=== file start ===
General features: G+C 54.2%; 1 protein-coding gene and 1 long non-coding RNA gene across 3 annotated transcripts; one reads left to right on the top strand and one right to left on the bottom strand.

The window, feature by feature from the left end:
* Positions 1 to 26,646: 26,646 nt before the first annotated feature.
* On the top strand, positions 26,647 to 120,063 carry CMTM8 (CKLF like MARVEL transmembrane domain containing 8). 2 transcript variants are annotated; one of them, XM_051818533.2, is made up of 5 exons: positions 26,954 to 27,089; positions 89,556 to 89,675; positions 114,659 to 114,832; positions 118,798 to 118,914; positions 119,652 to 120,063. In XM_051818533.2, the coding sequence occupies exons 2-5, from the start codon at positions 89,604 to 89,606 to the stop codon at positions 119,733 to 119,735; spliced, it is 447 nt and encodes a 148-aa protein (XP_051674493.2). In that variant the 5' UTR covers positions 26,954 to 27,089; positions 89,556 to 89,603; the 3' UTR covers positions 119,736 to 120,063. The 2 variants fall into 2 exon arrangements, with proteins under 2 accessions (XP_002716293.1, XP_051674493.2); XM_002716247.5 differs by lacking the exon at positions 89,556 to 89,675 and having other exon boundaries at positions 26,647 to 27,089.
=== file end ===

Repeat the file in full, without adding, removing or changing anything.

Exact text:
General features: G+C 54.2%; 1 protein-coding gene and 1 long non-coding RNA gene across 3 annotated transcripts; one reads left to right on the top strand and one right to left on the bottom strand.

The window, feature by feature from the left end:
* Positions 1 to 26,646: 26,646 nt before the first annotated feature.
* On the top strand, positions 26,647 to 120,063 carry CMTM8 (CKLF like MARVEL transmembrane domain containing 8). 2 transcript variants are annotated; one of them, XM_051818533.2, is made up of 5 exons: positions 26,954 to 27,089; positions 89,556 to 89,675; positions 114,659 to 114,832; positions 118,798 to 118,914; positions 119,652 to 120,063. In XM_051818533.2, the coding sequence occupies exons 2-5, from the start codon at positions 89,604 to 89,606 to the stop codon at positions 119,733 to 119,735; spliced, it is 447 nt and encodes a 148-aa protein (XP_051674493.2). In that variant the 5' UTR covers positions 26,954 to 27,089; positions 89,556 to 89,603; the 3' UTR covers positions 119,736 to 120,063. The 2 variants fall into 2 exon arrangements, with proteins under 2 accessions (XP_002716293.1, XP_051674493.2); XM_002716247.5 differs by lacking the exon at positions 89,556 to 89,675 and having other exon boundaries at positions 26,647 to 27,089.